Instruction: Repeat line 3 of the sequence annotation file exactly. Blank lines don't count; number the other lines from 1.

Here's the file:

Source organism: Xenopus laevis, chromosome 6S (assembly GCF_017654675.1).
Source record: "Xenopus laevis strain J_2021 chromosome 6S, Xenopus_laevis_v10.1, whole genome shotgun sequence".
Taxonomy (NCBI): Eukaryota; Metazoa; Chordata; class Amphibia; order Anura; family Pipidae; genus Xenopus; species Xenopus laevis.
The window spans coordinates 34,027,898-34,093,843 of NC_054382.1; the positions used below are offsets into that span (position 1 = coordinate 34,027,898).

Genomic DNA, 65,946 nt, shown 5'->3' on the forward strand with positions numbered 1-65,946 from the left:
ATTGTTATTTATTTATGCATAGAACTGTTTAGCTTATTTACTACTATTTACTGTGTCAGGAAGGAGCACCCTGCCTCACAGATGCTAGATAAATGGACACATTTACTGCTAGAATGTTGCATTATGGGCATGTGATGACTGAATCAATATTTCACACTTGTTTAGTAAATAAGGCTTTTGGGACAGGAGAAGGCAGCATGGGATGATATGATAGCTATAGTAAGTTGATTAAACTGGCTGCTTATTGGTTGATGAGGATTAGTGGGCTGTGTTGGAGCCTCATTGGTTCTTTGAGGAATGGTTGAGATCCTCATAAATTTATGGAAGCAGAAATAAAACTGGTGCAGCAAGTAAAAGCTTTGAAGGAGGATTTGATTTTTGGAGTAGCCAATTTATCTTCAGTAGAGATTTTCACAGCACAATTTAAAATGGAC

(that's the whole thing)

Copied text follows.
Taxonomy (NCBI): Eukaryota; Metazoa; Chordata; class Amphibia; order Anura; family Pipidae; genus Xenopus; species Xenopus laevis.